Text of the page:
Herbarium Reaches Transcription Milestone with 52,000-plus Specimens Fully Digitized

The herbarium is the heart of research at the Garden. A major priority of the herbarium is to digitize the collection by photographing the specimens and transcribing the related information recorded by botanists. Staff and volunteers made significant strides in reaching this goal last year. “The herbarium ended 2022 with complete transcriptions of 52,674 specimens,” says Herbarium Collections Manager Ashley Bordelon.

Digitizing Specimens of the Balcones Canyonlands National Wildlife Refuge

Imagine standing quietly at a lookout in the hill country of central Texas as the sun begins to set.  Oak and Juniper trees blanket the hills as far as the eye can see.  Muted sounds of nature bring a soothing respite to an otherwise busy day.  Your peacefulness is suddenly disturbed by loud noises.  Slowly, […]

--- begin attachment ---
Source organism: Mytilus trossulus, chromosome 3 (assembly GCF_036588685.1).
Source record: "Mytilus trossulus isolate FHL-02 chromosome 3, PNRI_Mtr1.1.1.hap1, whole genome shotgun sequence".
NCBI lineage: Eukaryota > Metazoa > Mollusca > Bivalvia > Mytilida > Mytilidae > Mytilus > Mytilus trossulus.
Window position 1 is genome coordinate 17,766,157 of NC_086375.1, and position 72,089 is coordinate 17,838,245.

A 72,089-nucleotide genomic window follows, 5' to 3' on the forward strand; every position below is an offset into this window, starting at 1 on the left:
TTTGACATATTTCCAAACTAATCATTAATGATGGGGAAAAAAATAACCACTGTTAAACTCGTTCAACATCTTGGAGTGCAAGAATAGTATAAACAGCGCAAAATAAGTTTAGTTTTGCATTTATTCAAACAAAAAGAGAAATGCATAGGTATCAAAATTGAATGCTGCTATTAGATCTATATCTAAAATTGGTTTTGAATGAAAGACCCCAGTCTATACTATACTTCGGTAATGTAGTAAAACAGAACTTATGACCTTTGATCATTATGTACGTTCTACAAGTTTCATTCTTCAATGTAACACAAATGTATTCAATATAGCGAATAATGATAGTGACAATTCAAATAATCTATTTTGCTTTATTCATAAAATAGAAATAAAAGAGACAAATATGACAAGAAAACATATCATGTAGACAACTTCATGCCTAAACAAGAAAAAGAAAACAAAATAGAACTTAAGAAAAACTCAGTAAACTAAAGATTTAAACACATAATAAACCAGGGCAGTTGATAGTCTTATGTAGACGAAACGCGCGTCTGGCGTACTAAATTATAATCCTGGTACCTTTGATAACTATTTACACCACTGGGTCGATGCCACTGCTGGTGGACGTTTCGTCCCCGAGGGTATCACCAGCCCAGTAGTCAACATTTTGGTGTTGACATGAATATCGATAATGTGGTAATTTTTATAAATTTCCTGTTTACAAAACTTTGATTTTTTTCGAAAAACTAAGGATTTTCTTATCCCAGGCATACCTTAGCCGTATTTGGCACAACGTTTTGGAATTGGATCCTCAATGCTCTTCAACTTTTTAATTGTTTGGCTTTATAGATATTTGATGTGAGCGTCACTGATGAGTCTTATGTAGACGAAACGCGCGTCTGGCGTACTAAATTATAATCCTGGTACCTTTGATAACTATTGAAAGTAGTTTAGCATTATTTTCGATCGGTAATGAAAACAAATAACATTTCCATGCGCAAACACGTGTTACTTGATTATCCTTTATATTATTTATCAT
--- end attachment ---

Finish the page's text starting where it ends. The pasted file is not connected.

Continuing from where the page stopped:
What Is This Thing? Discovering Stemless Evening Primrose.

Floral illustration from 1829 of stemless evening primrose

It’s one thing to identify a flower when it’s in bloom. Petals, stamens and other features provide all sorts of information to botanists to narrow down the plant’s name and history. Starting with a seed pod is a different matter – especially when the pod is hard, dried, and an indistinct brown. When friends Carol and Cynthia both found particularly tough, dried pods that superficially resemble pine cones, they were baffled. But it takes more than a dried-up pod to baffle the botanists at the BRIT Herbarium. They were able to let Cynthia and Carol know that they had found the dried fruits of Oenothera triloba, or stemless evening primrose.